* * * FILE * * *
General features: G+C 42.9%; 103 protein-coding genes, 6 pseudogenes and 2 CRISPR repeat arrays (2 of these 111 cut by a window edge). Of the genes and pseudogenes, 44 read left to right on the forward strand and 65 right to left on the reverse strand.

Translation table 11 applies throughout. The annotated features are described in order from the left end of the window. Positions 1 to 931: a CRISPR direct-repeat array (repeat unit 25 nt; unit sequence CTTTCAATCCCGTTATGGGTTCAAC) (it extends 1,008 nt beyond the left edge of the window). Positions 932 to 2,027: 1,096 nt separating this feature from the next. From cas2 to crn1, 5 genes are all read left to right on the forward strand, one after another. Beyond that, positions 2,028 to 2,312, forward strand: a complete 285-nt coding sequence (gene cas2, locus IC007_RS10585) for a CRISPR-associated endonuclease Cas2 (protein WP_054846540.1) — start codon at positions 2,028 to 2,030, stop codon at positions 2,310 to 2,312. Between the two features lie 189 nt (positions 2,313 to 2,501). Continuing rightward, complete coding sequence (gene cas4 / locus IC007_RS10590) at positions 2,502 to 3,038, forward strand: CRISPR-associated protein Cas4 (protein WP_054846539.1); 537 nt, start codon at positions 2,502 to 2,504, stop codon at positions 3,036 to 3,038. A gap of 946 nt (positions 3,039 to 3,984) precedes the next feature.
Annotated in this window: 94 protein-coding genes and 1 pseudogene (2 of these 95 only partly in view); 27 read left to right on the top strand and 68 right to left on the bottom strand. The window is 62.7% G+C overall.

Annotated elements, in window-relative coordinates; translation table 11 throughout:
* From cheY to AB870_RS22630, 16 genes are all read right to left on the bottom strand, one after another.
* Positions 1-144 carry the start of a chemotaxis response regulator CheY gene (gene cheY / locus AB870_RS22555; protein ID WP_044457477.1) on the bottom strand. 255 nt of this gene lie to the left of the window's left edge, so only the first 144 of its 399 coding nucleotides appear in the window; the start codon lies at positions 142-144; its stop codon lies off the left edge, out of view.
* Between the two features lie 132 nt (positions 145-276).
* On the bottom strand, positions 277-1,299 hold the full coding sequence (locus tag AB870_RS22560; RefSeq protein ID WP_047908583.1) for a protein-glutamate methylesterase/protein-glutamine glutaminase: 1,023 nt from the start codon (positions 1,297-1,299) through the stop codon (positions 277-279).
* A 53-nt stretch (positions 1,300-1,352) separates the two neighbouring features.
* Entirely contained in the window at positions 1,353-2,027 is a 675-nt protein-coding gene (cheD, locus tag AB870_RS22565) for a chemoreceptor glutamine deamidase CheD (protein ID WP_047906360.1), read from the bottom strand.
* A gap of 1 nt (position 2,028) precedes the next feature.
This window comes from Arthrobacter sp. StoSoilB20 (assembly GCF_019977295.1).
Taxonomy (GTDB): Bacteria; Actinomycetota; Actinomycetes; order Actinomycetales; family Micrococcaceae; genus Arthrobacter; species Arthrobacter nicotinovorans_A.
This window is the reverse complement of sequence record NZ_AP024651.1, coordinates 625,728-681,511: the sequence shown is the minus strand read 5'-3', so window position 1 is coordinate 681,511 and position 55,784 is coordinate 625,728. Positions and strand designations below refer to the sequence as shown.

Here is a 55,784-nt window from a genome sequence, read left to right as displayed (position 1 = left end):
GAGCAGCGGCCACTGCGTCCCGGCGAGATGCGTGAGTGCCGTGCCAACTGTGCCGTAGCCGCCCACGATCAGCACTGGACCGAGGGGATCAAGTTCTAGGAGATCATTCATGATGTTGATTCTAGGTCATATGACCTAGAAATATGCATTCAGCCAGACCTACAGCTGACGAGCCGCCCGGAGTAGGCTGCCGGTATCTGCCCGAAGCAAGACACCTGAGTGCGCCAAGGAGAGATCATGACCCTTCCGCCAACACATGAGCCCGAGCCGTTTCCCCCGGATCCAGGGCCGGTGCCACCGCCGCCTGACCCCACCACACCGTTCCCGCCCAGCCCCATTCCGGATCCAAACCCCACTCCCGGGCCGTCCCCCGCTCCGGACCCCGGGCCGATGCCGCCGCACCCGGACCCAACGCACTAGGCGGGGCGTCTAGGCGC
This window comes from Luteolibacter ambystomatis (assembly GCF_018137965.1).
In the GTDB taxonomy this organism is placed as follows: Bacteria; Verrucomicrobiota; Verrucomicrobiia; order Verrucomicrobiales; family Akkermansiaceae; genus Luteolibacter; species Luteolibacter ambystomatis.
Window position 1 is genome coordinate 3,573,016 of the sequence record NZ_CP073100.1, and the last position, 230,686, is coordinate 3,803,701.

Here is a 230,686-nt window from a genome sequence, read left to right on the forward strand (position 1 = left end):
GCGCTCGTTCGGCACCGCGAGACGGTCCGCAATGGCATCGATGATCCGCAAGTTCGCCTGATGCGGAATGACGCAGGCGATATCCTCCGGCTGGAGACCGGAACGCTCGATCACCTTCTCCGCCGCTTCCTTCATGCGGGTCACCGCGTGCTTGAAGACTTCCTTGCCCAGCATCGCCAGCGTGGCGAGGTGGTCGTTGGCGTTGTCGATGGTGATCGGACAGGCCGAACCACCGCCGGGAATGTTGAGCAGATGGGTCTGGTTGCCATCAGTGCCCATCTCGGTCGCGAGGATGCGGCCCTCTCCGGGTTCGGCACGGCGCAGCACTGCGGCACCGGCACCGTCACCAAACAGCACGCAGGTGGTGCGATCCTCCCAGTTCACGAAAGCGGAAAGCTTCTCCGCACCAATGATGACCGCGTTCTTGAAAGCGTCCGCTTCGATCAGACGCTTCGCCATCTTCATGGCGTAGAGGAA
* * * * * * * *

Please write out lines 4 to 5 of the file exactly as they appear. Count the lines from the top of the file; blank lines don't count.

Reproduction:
Annotated elements, in window-relative coordinates; translation table 11 throughout:
* From cheY to AB870_RS22630, 16 genes are all read right to left on the bottom strand, one after another.